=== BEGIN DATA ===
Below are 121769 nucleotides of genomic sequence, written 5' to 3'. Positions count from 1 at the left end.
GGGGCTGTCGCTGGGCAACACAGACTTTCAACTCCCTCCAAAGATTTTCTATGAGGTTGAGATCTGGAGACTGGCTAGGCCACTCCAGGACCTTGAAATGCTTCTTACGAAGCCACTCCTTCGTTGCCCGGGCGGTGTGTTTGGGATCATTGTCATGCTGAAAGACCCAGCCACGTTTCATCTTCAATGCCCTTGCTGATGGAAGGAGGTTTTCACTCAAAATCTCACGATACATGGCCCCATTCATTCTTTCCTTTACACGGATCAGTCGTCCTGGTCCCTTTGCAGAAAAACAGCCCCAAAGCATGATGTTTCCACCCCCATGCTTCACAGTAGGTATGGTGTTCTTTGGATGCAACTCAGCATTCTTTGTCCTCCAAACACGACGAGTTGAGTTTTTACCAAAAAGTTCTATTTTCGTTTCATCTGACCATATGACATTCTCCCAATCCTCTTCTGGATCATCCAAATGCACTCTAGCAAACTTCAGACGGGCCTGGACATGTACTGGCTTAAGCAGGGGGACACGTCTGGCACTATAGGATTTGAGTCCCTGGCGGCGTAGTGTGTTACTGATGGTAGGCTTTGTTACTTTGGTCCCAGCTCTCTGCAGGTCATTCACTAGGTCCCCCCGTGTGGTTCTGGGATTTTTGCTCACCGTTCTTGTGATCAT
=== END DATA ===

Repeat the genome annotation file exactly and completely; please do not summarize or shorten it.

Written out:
Below are 121769 nucleotides of genomic sequence, written 5' to 3'. Positions count from 1 at the left end.
GGGGCTGTCGCTGGGCAACACAGACTTTCAACTCCCTCCAAAGATTTTCTATGAGGTTGAGATCTGGAGACTGGCTAGGCCACTCCAGGACCTTGAAATGCTTCTTACGAAGCCACTCCTTCGTTGCCCGGGCGGTGTGTTTGGGATCATTGTCATGCTGAAAGACCCAGCCACGTTTCATCTTCAATGCCCTTGCTGATGGAAGGAGGTTTTCACTCAAAATCTCACGATACATGGCCCCATTCATTCTTTCCTTTACACGGATCAGTCGTCCTGGTCCCTTTGCAGAAAAACAGCCCCAAAGCATGATGTTTCCACCCCCATGCTTCACAGTAGGTATGGTGTTCTTTGGATGCAACTCAGCATTCTTTGTCCTCCAAACACGACGAGTTGAGTTTTTACCAAAAAGTTCTATTTTCGTTTCATCTGACCATATGACATTCTCCCAATCCTCTTCTGGATCATCCAAATGCACTCTAGCAAACTTCAGACGGGCCTGGACATGTACTGGCTTAAGCAGGGGGACACGTCTGGCACTATAGGATTTGAGTCCCTGGCGGCGTAGTGTGTTACTGATGGTAGGCTTTGTTACTTTGGTCCCAGCTCTCTGCAGGTCATTCACTAGGTCCCCCCGTGTGGTTCTGGGATTTTTGCTCACCGTTCTTGTGATCAT